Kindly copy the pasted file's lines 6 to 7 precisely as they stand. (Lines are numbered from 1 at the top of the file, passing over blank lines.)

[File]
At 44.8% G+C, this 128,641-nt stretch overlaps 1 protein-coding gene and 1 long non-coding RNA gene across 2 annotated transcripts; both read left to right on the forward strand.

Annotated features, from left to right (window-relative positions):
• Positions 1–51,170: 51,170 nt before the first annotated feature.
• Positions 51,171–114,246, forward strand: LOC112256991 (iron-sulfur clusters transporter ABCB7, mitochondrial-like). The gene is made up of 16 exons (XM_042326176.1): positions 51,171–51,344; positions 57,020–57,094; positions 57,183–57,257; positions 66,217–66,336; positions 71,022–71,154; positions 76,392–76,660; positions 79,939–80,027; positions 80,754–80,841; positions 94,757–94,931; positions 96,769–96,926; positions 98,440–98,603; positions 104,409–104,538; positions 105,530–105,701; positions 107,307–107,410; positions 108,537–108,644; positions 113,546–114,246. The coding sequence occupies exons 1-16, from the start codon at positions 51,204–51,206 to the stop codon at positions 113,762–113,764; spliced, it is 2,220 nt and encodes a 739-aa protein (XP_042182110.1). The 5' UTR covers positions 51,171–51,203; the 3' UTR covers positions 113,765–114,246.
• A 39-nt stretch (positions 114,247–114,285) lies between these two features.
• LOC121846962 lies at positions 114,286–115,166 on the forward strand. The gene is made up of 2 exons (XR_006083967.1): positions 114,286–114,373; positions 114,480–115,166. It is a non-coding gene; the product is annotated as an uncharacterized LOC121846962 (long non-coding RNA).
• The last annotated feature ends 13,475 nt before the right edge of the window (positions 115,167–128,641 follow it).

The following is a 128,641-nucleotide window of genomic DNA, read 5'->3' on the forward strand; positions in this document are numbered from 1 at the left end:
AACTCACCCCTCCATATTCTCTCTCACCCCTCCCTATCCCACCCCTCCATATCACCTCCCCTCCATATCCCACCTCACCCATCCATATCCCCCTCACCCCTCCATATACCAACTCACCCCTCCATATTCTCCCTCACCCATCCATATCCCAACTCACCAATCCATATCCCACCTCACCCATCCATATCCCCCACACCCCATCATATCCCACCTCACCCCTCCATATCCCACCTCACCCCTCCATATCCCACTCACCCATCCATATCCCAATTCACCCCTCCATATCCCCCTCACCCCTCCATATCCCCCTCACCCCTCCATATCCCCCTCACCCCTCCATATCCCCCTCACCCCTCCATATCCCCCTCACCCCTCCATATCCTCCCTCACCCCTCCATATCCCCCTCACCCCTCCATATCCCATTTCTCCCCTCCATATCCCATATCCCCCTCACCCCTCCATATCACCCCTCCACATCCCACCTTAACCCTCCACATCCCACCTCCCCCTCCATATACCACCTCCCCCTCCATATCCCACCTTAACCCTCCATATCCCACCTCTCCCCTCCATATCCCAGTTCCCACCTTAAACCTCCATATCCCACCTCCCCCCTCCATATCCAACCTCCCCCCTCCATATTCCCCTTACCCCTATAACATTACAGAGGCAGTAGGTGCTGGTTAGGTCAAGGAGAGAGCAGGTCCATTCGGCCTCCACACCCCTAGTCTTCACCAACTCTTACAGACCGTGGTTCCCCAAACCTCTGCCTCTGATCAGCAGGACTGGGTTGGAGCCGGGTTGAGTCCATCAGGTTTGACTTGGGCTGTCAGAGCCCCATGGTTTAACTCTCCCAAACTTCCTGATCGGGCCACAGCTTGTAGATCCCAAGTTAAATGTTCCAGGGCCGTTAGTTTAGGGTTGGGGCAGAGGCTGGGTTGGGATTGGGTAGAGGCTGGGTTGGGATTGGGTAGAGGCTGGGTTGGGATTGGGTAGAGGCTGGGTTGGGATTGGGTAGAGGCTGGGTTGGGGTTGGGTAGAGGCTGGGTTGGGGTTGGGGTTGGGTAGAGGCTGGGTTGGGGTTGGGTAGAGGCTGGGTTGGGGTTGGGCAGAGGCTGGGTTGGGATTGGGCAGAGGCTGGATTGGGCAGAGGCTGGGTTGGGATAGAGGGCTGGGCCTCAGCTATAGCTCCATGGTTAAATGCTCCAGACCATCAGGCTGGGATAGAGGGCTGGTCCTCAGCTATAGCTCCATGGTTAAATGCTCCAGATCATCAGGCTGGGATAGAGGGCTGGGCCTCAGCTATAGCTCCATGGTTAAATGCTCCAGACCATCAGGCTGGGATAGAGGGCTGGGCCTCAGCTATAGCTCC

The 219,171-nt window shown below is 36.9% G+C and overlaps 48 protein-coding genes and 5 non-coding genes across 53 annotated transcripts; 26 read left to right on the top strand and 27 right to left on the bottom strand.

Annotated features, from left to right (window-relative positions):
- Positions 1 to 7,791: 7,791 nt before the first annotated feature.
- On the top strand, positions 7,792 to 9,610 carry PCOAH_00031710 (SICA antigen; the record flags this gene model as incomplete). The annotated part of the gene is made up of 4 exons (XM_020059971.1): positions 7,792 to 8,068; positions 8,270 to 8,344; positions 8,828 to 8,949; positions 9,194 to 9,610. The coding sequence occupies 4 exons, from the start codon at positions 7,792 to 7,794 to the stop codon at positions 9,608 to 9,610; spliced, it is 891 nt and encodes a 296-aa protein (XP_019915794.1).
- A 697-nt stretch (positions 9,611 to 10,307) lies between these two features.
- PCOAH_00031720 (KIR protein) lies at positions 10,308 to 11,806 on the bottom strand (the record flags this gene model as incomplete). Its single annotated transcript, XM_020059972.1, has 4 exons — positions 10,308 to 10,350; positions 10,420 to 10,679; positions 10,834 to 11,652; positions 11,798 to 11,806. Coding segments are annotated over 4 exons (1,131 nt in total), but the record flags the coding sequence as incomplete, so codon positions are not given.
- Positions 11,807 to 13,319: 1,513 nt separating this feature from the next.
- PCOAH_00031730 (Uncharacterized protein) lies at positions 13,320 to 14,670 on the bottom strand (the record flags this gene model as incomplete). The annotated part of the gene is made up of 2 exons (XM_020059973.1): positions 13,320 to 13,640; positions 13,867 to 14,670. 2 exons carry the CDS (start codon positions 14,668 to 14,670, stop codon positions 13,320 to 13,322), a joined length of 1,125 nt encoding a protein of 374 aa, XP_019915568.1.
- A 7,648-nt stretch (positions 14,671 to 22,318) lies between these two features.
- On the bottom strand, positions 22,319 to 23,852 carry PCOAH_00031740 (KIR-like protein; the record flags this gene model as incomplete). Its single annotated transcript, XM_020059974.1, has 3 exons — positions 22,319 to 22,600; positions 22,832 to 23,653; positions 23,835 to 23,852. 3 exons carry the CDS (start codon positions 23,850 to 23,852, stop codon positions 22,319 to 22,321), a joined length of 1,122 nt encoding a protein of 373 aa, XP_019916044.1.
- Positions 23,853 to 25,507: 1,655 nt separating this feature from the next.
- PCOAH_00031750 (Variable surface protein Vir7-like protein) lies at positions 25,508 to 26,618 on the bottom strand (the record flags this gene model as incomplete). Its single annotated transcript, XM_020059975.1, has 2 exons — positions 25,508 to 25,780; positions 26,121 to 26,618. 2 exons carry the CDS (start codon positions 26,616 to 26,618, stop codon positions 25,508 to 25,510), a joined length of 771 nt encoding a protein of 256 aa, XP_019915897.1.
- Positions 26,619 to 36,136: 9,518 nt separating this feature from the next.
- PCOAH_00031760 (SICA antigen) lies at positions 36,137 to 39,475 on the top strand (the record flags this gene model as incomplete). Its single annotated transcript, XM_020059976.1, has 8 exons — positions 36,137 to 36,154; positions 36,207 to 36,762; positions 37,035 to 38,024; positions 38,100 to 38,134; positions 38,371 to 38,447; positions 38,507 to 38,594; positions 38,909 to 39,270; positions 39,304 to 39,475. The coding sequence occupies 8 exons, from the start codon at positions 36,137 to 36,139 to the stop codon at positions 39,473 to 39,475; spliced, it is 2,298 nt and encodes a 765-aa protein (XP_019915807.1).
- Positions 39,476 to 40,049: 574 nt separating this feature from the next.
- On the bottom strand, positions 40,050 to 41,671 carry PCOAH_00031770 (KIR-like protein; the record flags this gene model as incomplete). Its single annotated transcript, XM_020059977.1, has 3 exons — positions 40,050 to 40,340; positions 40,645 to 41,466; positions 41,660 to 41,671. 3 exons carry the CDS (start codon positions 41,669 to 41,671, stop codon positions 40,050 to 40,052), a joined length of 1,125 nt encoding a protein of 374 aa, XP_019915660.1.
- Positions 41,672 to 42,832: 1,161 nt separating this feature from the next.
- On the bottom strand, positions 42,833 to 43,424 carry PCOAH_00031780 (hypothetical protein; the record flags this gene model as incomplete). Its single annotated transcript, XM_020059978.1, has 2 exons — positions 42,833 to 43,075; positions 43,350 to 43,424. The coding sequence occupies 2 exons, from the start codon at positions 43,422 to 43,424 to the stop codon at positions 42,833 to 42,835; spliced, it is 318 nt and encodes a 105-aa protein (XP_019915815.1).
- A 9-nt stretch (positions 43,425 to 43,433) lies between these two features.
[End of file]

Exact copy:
• LOC121846962 lies at positions 114,286–115,166 on the forward strand. The gene is made up of 2 exons (XR_006083967.1): positions 114,286–114,373; positions 114,480–115,166. It is a non-coding gene; the product is annotated as an uncharacterized LOC121846962 (long non-coding RNA).
• The last annotated feature ends 13,475 nt before the right edge of the window (positions 115,167–128,641 follow it).